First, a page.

Stroke places a tremendous burden on health resources throughout the world. Improved detection and modification of risk factors could reduce the impact of this disease. Important non-modifiable risk factors for ischemic stroke include age, gender, ethnicity, and heredity. Modifiable risk factors include hypertension, cardiovascular disease, diabetes, hyperlipidemia, asymptomatic carotid stenosis, cigarette smoking, and alcohol abuse. Data from the Northern Manhattan Stroke Study provide new insights into these stroke risk factors. In this study, African-Americans and Hispanics had a greater incidence of stroke, with almost a twofold increase compared with Caucasians. The protective effect of physical activity and moderate alcohol consumption was confirmed and further established as modifiable risk factors. The independent effects of lipids, apolipoproteins, and lipoprotein were also clarified. High-density lipoprotein was shown to be protective against ischemic stroke (particularly atherosclerotic stroke subtypes). Conversely, lipoprotein-a increased the risk for stroke. The ratio of apolipoprotein b to apolipoprotein a-1 was shown to be associated with carotid atheroma. In addition, newer risk factors, including homocysteine and chronic infection (Chlamydia pneumoniae and periodontal disease), are being studied as predictors of ischemic stroke. With these recent advances in the understanding of risk factors, the ability to detect or modify the risk for ischemic stroke should lead to a substantial reduction in the number of people killed or disabled by stroke each year.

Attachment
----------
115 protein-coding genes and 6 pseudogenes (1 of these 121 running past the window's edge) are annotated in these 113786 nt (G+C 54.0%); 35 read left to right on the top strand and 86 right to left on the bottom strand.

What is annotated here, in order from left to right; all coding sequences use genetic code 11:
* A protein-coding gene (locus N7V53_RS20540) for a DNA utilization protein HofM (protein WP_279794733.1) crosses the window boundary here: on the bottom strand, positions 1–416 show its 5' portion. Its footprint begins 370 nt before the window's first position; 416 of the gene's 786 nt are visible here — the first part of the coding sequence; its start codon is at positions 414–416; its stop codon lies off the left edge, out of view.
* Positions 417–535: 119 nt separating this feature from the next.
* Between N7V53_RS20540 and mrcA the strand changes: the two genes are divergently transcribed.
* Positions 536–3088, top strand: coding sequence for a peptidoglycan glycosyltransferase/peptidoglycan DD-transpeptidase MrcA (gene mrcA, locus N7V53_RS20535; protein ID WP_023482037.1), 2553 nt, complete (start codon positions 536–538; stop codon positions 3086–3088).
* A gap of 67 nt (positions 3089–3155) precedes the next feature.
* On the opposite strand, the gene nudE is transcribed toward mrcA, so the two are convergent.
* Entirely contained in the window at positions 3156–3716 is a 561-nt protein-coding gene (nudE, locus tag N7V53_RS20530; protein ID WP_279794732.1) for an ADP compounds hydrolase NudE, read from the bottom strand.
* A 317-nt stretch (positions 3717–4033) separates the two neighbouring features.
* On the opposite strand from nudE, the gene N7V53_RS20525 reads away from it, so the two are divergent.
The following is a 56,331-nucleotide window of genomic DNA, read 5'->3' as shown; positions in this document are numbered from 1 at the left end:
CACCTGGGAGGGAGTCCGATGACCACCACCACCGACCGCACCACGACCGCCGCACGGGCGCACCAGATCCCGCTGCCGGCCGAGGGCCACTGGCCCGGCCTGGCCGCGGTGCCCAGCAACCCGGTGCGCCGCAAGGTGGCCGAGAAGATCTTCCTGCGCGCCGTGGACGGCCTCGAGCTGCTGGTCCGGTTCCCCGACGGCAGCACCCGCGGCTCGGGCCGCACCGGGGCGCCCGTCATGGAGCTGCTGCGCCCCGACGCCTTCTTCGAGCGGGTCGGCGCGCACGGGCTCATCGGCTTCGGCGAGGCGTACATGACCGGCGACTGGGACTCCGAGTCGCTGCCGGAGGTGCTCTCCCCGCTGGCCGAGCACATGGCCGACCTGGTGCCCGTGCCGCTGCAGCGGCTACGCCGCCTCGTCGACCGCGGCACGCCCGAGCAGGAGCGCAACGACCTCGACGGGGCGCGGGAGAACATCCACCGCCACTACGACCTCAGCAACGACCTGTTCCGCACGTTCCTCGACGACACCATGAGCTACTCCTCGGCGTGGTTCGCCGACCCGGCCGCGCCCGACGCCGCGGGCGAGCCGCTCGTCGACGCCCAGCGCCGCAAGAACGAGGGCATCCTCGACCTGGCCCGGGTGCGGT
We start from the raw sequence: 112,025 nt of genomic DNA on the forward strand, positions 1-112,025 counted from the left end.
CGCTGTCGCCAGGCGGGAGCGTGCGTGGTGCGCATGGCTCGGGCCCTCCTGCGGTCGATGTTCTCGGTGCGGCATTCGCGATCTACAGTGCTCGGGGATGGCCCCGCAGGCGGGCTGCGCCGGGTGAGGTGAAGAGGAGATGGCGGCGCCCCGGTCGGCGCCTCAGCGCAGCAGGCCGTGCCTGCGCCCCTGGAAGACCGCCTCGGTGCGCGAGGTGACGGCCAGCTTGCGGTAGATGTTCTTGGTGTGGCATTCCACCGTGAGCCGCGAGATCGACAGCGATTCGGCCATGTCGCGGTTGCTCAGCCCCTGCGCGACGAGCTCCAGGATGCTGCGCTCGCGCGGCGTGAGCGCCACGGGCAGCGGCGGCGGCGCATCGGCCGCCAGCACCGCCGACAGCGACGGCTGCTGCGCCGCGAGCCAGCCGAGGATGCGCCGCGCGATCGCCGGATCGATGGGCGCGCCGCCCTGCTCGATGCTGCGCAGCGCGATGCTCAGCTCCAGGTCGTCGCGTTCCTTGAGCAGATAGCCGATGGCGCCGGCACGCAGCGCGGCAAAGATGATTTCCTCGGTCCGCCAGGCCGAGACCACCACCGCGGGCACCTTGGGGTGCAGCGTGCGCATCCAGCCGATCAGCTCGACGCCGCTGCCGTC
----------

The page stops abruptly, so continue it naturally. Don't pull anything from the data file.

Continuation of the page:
ASJC Scopus subject areas
- Clinical Neurology